Warmer water and rising oceans equal more intense and more frequent storms, and the rise in frequency and destruction we’ve seen from storms out of the gulf and across the country are just one of the symptoms of climate change.
Hurricane Ian recently demonstrated the damage these super-sized storms can do to our infrastructure, damaging roads and bridges, shutting down airports and ports and breaking water mains. Lee County was without water in the wake of the storm and most of the county was impacted by a boil order for two weeks.
Meanwhile, Tampa was a third of the way through a $39 million project to improve stormwater resiliency, improve drainage and reduce flooding. The project was designed after Irma left pumping stations offline for a week in 2017, but officials predicted that, work to increase drainage capacity, the city’s current stormwater infrastructure wouldn’t be able to handle Ian’s heavy rains.
The state itself has committed $1 billion toward making itself more climate resilient, including improving drainage, renovating wastewater pump stations, protecting wetlands and replacing septic systems with sewer system tie-ins. In the past, efforts to address climate resiliency, specifically hurricanes, focused on wind damage, but Ian’s biggest punch came from flooding and storm surge.
As municipal officials rebuild, they will have to consider balancing gray and green infrastructure. Green infrastructure offers a living buffer, absorbing and slowing flood waters, while putting into place gray infrastructure, such as sea walls and flood gates or elevating important infrastructure, can divert water – possibly toward green infrastructure.
When storms hit the east coast, power outages prevent pumps from working and drinking water and sewage from being treated and stormwater flows damage water mains. Storm surges and flooding can overwhelm sewer systems, causing overflows and water quality concerns.
Another concern is financial – as storms increase in size and frequency, many homeowners are unable to afford climbing insurance premiums, and others have blanket insurance, but do not have flood insurance – it is estimated that less than 20 percent of homes hit by Ian had flood insurance. Some insurance providers are no longer renewing policies in hard-hit areas, and when there is extensive property damage, some homeowners are simply walking away, leading to higher property tax delinquencies.
Hurricanes are not the only climate change-related crisis facing water and wastewater systems – increased extreme weather events means more rain and snow in some parts of the country and droughts and wildfire in others, while extreme heat and cold are more common everywhere, and the symptoms of climate change can adversely impact infrastructure, operations and water quality.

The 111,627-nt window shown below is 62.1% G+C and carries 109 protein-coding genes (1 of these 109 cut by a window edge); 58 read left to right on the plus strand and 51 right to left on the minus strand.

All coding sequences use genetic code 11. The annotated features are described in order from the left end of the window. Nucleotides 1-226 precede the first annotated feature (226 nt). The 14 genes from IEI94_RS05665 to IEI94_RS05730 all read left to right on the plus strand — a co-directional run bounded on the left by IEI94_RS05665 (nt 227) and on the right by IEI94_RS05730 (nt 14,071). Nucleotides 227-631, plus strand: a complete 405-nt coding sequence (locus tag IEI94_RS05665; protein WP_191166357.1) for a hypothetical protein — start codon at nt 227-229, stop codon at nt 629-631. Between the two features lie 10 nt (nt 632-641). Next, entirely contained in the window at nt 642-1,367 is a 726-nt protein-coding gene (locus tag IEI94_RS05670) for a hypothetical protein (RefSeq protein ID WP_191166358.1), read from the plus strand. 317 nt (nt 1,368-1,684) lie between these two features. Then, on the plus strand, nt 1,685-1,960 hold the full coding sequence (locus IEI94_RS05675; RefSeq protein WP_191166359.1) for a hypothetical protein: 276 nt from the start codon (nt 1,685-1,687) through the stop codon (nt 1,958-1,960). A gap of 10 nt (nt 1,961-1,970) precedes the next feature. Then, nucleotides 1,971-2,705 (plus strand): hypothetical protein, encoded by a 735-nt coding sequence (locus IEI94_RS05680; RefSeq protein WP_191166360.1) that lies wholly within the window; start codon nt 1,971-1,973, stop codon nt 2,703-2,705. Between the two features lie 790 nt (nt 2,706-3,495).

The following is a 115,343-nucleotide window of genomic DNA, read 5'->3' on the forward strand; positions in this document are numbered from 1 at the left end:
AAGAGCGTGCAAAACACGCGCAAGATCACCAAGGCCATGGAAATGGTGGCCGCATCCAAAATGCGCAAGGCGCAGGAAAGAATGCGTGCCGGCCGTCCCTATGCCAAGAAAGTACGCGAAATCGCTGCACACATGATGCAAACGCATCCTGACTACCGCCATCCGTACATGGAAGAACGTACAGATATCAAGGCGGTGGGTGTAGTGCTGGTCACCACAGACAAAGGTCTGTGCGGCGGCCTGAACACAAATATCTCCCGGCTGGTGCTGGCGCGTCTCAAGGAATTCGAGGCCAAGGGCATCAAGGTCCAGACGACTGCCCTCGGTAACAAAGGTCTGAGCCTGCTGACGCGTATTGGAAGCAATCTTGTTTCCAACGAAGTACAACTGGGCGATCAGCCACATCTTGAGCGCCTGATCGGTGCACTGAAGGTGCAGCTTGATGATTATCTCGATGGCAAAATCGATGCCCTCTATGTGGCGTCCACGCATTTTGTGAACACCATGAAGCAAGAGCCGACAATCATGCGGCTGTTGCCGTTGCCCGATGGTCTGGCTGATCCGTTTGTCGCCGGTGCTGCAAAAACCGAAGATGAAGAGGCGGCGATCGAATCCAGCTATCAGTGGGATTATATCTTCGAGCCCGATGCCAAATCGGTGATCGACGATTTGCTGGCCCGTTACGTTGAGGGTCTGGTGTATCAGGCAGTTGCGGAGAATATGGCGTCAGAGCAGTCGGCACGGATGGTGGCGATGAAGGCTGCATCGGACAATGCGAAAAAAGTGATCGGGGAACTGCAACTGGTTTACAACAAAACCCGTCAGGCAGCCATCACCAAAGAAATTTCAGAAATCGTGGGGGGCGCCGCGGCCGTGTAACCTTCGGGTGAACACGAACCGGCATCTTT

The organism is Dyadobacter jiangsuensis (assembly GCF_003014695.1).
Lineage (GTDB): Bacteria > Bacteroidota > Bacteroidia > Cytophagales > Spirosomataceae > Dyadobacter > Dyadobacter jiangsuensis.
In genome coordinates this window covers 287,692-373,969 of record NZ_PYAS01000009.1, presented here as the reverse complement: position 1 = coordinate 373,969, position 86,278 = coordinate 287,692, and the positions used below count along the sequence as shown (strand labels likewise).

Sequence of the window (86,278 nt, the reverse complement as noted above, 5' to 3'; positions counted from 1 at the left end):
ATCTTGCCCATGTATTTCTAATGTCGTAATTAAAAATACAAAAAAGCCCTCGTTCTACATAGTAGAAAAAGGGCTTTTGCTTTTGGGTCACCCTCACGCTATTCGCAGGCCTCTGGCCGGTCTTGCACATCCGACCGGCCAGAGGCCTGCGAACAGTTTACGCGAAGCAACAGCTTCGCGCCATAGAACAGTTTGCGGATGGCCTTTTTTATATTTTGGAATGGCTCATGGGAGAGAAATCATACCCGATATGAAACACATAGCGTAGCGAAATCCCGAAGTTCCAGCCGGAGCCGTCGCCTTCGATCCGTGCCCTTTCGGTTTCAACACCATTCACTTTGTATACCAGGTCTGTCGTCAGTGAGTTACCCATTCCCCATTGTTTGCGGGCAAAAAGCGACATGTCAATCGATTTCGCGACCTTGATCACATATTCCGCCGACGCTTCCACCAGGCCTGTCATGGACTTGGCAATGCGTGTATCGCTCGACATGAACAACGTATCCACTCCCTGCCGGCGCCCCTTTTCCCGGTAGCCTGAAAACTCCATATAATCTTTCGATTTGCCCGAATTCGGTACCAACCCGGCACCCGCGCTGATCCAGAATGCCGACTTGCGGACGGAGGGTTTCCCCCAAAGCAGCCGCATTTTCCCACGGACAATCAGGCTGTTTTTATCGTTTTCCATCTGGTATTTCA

Meanwhile, utility customers are dealing with spiraling costs as inflation rises to a 40-year high, with the core consumer price increased over forecasts in September. Shelter, food and medical care indexes saw the largest increases. High inflation has eaten into Americans’ savings and force them to break out the credit cards as they struggle with price growth, leaving an even smaller cushion if they should have an unexpected financial shock.
These two concerns overlap when it comes to home plumbing systems – water and sewer service lines serving utility customers’ homes face the same challenges that utilities’ delivery systems, including the impacts from climate change. However, at the same time, inflation is shrinking the average homeowner’s budget, so if there is an issue, they are less prepared financially to handle it.
How can utilities help soften the blow if a customer’s service line fails because of age or wear-and-tear? A partnership with the NLC Service Lines Warranty Program can both educate your customers about their service line responsibilities at no cost to your municipality or utility and offer a warranty that will shield them from the financial shock of an unexpected repair.
For more information on how you can educate and protect your customers, contact us.